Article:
Newswise — PHILADELPHIA, PA, July 6, 2017 – As innovation expands the accessibility of technology, the potential for distraction increases as well. A new study published in the Journal of Nutrition Education and Behavior assesses the level and type of distractions that affect mothers during infant feeding and discusses the potential impact on mothers and babies. Researchers found that distractions occurred in close to half of feedings, with ~60% of distractions attributable to technological devices.
There is emerging interest in understanding how technology may impact parent-child interactions, but few studies have examined this issue during infant feeding interactions. Therefore, researchers from California Polytechnic State University created a study to explore maternal distraction in breastfeeding and bottle-feeding participants enrolled or not in the Special Supplemental Nutrition Program for Woman, Infants, and Children (WIC) and to examine whether maternal or infant characteristics were associated with distracted feeding.
For this study, 75 mothers participating in infant-feeding studies were asked to keep a diary of feeding patterns for one to six days. Mothers were 18 to 40 years old and had not experienced gestational diabetes or complications during pregnancy or birth. The infants were all healthy, born full-term, no older than six months, and not yet introduced to solid food. Mothers recorded information about feeding length, feeding breastmilk or formula, amount fed, and what else they were doing while feeding. Questionnaires were also completed by mothers to gauge infant behavior, mothers’ engagement, and mothers’ perception of infants eating.
“Distractions were reported during 43% of feedings for the group data, with mothers reporting technological distractions during 26% of feedings and non-technological distractions during 17% of feedings,” lead author Alison Ventura, PhD, said.
Technological distractions included watching television or using a smartphone, tablet, computer, or other technology.
At the individual level, 92% of mothers reported a distraction during one or more feedings and 83% reported a technological distraction during one or more feedings. More frequent engagement in any type of distraction was predicted by having more than one child and having an infant with a larger appetite; more frequent engagement in technological distraction was predicted by mothers’ racial or ethnic minority status, feeding style, younger infant age, and infant food responsiveness and appetite. However, feeding mode, mothers’ WIC enrollment, education, and BMI, as well as infant sex, weight status, and temperament were not significant predictors of distraction.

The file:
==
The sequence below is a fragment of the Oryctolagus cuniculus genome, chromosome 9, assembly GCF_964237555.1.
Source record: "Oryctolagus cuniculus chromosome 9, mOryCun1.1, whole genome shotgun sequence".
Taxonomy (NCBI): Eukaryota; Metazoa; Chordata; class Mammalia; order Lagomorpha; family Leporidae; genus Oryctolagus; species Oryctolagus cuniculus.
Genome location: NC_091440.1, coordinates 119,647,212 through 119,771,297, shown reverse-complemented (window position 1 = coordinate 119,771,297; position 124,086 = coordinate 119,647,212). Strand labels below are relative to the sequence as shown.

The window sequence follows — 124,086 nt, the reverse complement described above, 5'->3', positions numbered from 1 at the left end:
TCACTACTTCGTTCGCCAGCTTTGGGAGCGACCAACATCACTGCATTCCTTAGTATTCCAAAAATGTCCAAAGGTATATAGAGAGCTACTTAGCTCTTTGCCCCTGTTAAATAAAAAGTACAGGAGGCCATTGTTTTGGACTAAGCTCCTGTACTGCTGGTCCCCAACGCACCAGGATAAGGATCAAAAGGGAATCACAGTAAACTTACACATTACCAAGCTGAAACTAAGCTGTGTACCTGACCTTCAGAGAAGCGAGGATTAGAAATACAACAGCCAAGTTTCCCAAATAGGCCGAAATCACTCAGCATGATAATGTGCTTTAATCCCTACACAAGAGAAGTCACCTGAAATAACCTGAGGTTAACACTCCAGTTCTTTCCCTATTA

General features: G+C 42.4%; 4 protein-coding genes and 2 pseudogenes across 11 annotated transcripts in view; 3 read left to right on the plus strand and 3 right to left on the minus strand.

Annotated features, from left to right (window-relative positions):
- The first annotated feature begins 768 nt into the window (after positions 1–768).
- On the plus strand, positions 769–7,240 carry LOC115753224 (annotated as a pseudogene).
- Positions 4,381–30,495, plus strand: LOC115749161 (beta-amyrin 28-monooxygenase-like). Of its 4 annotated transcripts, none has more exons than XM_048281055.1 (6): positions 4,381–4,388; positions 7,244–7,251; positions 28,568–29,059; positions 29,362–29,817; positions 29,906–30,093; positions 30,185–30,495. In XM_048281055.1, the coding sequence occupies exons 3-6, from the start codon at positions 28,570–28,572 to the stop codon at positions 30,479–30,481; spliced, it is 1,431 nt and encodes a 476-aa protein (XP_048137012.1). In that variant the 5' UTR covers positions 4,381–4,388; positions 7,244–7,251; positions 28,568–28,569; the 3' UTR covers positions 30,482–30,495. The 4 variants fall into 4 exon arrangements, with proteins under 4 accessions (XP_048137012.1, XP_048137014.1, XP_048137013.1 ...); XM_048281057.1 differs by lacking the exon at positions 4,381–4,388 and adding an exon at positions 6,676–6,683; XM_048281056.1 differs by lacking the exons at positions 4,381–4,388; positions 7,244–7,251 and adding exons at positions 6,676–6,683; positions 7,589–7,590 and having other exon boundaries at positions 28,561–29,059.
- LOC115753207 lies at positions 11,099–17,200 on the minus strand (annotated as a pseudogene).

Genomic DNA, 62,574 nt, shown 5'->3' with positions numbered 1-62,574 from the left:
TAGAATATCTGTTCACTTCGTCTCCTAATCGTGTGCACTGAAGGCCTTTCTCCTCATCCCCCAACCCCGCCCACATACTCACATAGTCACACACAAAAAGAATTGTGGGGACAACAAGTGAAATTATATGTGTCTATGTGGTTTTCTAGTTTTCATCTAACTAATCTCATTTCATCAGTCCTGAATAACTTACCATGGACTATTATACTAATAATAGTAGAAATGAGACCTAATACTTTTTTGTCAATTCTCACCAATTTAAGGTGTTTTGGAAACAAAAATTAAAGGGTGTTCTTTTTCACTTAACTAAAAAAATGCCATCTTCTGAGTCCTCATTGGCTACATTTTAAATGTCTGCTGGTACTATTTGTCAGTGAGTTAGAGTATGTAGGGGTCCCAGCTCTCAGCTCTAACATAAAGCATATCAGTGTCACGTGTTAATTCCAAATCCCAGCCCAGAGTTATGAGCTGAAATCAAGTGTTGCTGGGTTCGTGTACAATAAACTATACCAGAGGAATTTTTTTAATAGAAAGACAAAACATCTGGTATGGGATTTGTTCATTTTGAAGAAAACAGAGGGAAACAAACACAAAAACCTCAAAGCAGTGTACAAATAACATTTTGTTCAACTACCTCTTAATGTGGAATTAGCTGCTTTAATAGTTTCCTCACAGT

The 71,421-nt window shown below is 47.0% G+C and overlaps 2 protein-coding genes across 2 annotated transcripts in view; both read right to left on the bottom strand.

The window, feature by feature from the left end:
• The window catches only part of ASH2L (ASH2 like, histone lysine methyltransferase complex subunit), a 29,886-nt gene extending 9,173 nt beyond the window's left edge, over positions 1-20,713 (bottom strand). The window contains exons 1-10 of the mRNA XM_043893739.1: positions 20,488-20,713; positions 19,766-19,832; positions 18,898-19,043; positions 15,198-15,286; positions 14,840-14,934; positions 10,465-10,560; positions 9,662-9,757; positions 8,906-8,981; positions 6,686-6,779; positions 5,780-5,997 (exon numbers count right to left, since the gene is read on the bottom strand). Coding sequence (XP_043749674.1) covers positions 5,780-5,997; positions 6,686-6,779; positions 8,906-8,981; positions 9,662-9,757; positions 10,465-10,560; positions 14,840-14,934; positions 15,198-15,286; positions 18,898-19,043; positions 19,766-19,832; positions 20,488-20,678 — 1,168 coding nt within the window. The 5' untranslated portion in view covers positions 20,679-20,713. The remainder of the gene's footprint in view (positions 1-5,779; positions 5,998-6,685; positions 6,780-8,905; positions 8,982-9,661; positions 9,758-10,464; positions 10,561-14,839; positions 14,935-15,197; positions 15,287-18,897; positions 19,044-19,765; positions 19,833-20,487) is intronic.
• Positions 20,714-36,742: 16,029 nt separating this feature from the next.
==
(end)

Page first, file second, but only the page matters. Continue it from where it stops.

“Although WIC enrollment was not predictive of distraction, mothers enrolled in WIC reported their infants had significantly lower levels of negative affect, satiety responsiveness, and slowness in eating, and greater enjoyment of food,” Ventura added.
The findings of the Cal Poly study should inspire future research to determine what impact, if any, distracted feeding has on the quality and outcome of feeding interactions in the short-term, and on infants eating behaviors and self-regulatory abilities in the long-term. This and future research should help elucidate the effects of caregiver distraction and help caregivers understand and attend to their infants’ cues.
Notes for Editors
The article is “Maternal Distraction During Breast- and Bottle Feeding Among WIC and non-WIC Mothers,” by Alison K. Ventura, PhD; Simone Teitelbaum, BS (http://dx.doi.org/10.1016/j.jneb.2017.04.004). It appears in the Journal of Nutrition Education and Behavior, volume 49, issue 7, supplement 2 (July 2017) published by Elsevier. The Supplement, Special Supplemental Nutrition Program for Women, Infants, and Children (WIC) – Breastfeeding, is available at www.jneb.org/issue/S1499-4046(17)X0007-9.
Full text of the article is available to credentialed journalists upon request; contact Eileen Leahy at +1 732-238-3628 or [email protected] to obtain copies. To schedule an interview with the authors, please contact Dr. Alison Ventura, Assistant Professor, California Polytechnic State University, San Luis Obispo, at +1-805-756-5693 or [email protected].
An audio podcast featuring an interview with Dr. Alison Ventura, and information specifically for journalists are located at www.jneb.org/content/podcast. Excerpts from the podcast may be reproduced by the media; contact Eileen Leahy to obtain permission.
About the Journal of Nutrition Education and Behavior
The Journal of Nutrition Education and Behavior (JNEB), the official journal of the Society for Nutrition Education and Behavior (SNEB), is a refereed, scientific periodical that serves as a resource for all professionals with an interest in nutrition education and dietary/physical activity behaviors. The purpose of JNEB is to document and disseminate original research, emerging issues, and practices relevant to nutrition education and behavior worldwide and to promote healthy, sustainable food choices. It supports the society’s efforts to disseminate innovative nutrition education strategies, and communicate information on food, nutrition, and health issues to students, professionals, policy makers, targeted audiences, and the public. www.jneb.org
The Journal of Nutrition Education and Behavior features articles that provide new insights and useful findings related to nutrition education research, practice, and policy. The content areas of JNEB reflect the diverse interests of health, nutrition, education, Cooperative Extension, and other professionals working in areas related to nutrition education and behavior. As the Society's official journal, JNEB also includes occasional policy statements, issue perspectives, and member communications.
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